1st fleet of self-driving shuttles comes to Phoenix

PHOENIX (FOX 10) - Those who know his say Olli is a great driver, reliable and trustworthy.

One thing that Olli is not is a human, but rather the new autonomous shuttle engineered by Local Motors.

"I think that with any new technology that's coming onto the market there's that hesitation, there's that period where we all have to figure out how does that fit into our lives and how is it advantageous for me," Brittany Stotler said.

Olli can seat eight people, four more standing, and can go 25 miles per hour. With a massive database of routes, Olli stays on an appointed path and avoids obstacles thanks to 360 sensors.

"It's a robot, it's going to do what it's programed to do, it's looking for things to react to," Ryan Clancey said.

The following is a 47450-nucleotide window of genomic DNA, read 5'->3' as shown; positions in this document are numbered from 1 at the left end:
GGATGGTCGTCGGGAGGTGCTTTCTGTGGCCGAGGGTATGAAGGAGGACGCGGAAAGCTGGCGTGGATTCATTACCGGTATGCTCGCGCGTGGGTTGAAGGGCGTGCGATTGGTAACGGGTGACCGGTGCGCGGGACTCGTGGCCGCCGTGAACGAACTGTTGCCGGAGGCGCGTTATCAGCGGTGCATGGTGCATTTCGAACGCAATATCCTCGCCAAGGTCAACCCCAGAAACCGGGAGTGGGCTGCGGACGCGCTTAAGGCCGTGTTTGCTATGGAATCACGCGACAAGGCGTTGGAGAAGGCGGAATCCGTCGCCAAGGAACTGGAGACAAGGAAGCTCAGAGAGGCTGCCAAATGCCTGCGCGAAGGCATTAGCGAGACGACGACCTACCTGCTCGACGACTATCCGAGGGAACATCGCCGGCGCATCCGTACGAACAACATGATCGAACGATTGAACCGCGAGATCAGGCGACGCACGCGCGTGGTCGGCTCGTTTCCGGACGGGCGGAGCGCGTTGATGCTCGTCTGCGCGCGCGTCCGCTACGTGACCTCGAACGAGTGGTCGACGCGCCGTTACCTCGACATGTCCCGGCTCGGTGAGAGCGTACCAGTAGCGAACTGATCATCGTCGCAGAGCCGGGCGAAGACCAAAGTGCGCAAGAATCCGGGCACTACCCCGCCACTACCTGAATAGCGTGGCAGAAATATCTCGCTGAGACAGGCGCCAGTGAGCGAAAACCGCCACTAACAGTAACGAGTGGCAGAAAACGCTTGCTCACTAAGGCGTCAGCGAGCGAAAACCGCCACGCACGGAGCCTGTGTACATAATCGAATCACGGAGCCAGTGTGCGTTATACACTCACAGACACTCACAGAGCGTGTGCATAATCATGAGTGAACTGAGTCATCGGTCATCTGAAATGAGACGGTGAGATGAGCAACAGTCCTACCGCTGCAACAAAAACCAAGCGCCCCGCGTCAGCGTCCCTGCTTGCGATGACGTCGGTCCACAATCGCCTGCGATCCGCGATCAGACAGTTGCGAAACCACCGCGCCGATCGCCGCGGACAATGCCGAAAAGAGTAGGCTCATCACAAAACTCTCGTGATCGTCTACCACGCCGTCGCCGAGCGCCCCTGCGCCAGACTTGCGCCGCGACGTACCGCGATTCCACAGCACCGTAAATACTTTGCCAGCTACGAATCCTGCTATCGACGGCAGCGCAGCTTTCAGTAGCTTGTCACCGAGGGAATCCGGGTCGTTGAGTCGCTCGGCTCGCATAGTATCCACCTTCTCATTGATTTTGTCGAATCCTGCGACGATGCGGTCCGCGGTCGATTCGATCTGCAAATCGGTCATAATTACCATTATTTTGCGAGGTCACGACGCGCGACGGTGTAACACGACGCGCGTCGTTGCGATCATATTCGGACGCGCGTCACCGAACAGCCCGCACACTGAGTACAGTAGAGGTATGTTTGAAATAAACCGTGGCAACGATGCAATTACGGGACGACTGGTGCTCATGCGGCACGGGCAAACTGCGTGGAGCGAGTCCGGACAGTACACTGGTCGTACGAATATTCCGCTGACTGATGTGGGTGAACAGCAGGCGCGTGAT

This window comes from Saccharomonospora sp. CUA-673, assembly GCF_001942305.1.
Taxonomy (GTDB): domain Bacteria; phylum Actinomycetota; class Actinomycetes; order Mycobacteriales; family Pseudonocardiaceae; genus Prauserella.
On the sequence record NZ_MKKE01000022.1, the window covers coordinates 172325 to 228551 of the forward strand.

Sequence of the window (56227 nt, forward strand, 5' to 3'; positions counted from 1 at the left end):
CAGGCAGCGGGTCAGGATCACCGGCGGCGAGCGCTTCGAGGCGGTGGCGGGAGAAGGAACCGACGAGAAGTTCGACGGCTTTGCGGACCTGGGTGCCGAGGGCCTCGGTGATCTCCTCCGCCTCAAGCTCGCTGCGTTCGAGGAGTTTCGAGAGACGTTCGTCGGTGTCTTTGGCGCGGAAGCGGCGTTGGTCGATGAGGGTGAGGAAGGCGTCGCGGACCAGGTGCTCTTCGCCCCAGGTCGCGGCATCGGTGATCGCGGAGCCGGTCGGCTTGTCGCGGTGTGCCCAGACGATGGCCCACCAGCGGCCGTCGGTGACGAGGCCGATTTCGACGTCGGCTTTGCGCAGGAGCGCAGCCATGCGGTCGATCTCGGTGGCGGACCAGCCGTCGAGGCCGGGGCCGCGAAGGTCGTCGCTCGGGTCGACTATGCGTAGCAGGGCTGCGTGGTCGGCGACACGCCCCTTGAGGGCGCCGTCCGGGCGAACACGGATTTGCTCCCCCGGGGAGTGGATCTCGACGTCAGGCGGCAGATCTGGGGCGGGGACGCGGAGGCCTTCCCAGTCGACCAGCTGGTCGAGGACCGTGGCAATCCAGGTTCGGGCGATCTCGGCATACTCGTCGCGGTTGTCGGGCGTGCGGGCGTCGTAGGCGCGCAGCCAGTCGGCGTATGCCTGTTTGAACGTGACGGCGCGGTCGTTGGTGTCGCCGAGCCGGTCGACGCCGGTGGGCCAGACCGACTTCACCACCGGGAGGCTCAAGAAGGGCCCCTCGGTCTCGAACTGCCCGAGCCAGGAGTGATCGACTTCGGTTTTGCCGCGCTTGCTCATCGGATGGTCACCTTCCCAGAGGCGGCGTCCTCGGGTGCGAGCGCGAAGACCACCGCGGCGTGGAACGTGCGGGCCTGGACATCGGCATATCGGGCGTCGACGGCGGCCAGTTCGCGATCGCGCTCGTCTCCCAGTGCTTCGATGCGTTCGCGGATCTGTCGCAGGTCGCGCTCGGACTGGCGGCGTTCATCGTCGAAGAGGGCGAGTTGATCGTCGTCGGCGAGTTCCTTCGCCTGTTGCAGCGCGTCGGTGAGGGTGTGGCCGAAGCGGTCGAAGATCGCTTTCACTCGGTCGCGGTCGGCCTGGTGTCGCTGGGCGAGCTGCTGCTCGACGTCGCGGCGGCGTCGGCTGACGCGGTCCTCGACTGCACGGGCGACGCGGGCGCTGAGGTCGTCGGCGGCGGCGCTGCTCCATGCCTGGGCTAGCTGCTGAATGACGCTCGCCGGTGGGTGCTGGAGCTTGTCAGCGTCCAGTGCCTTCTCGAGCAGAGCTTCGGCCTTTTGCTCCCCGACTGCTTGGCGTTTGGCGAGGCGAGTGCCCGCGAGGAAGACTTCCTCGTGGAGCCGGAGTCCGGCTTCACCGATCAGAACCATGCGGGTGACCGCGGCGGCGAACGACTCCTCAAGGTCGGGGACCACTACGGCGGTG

The team at Local Motors says their focus right now is getting the public interested and involved.

"We want people to see how the technology works, understand it, educate people on how this can help and benefit their lives," Stotler said.

She adds that they understand the hesitation to jump on board but say the key to getting comfortable is education.

"A lot of people are kind of hesitant and they're scared about it and it's 'who's gonna be out of a job' or 'how am I actually going to use this,' where does it fit in?'" Stotler said. "And people feel the same way about elevators, they felt the same way about computers and even cellphones, and now we can't live without any of them."

The team says they hope Olli's will be used for everything from public transportation and sporting events to school and hotel shuttles.

While the first fleet of Olli's are tested out in Phoenix and Sacramento, there will be a trained steward up front, but as the public gains trust in Olli and the legislation falls into place, Local Motors hopes to have Olli's on their own as early as 2020.

"As those regulations start to go into place and there's more acceptance of the tech in the world, we'll start pulling those stewards off and Olli's will be running around the world," Stotler said.